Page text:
Two real-world traffic datasets from large-scale road networks with different properties are used for training and testing the model. VDGCNeT is pitted against nine other well-known models in the literature. The results demonstrate that the proposed VDGCNeT is capable of achieving highly accurate predictions – on average 96.77% and 91.68% accuracy on PEMS-BAY and METR-LA datasets respectively. Overall, our VDGCNeT performs the best when compared against other existing models.


G. Zheng, W. K. Chai, J. Zhang and V. Katos, “VDGCNeT: A novel network-wide Virtual Dynamic Graph Convolution Neural network and Transformer-based traffic prediction model,” Knowledge-based Systems, 110676, June 2023. DOI:

Using participatory asset mapping and PhotoVoice in Nepalese alcohol study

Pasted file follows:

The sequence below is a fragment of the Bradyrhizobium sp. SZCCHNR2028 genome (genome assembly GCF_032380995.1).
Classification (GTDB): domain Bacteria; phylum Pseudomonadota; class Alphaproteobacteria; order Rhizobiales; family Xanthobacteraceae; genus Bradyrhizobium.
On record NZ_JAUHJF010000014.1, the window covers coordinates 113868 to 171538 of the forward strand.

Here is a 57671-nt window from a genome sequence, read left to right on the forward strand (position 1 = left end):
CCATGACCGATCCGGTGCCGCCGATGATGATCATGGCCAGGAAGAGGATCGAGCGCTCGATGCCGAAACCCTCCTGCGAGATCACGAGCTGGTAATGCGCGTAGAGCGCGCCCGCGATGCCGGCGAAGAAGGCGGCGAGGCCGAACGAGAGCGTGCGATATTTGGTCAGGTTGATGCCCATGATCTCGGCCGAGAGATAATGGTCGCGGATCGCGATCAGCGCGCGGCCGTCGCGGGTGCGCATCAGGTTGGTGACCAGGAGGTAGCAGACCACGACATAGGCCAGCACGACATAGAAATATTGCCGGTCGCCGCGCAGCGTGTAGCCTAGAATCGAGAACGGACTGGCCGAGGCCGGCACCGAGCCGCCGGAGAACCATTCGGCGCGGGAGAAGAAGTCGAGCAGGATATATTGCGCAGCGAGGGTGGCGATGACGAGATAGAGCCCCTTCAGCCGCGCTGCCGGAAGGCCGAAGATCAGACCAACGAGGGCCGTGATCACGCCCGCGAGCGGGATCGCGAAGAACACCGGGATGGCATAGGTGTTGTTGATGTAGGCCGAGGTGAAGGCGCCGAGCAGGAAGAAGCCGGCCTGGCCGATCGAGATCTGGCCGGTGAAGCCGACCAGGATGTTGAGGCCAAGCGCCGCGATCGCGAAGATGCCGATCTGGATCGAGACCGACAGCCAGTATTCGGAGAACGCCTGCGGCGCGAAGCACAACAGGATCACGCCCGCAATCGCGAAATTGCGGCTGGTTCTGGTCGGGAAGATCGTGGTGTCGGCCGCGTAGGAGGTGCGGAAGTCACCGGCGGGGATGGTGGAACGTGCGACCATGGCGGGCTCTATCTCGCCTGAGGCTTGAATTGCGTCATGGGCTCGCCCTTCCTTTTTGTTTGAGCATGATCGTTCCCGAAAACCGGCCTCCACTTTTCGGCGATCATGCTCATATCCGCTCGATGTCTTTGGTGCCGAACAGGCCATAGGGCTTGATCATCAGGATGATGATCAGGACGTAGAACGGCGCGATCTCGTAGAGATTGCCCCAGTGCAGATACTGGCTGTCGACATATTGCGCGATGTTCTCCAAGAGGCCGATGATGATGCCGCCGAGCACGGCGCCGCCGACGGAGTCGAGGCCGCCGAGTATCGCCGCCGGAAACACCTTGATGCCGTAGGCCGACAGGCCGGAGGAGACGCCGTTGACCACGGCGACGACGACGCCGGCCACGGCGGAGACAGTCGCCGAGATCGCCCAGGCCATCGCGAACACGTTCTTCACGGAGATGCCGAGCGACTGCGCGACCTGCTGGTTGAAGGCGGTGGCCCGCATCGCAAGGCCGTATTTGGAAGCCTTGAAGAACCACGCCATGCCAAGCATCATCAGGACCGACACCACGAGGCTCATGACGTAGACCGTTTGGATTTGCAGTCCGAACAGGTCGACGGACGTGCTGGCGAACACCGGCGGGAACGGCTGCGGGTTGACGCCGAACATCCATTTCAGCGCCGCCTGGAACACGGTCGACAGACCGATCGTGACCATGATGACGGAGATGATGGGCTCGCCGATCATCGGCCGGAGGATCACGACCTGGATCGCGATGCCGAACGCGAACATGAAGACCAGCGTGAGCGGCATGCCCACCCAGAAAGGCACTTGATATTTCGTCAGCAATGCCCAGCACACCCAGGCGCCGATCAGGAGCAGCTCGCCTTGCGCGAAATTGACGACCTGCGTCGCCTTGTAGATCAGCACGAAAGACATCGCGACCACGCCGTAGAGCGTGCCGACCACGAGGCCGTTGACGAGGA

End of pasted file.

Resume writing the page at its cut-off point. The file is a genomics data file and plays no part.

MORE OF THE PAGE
This week we received an email from the editorial office of  Perspectives in Public Health with congratulations on the acceptance of your paper ‘Participatory asset mapping and photovoice interviews to scope cultural and community resources to reduce alcohol harm in Chitwan, Nepal’ [1]The lead researcher on this public health alcohol research project in Nepal is Dr. Ranjita Dhital, Lecturer in Interdisciplinary Health Studies in the Arts and Sciences Department at UCL (University College London).

The World Health Organization (WHO) suggests that in low and middle-income countries (LMICs) like Nepal, morbidity and mortality risks are greater per litre of pure alcohol consumed than in higher-income countries. This is largely due to poverty, poor nutrition, adverse living conditions, and poor access to care. These inequities are made worse by the dearth of understanding of the most appropriate and cost-effective approaches to reduce alcohol-related harm in LMICs.  Our study aims to stimulate new thinking on how cultural and community assets could be integrated to co-designed alcohol interventions for future evaluation in LMICs, through scoping the breadth of cultural and community assets in relation to alcohol use and to exploring attitudes towards alcohol and people experiences with it.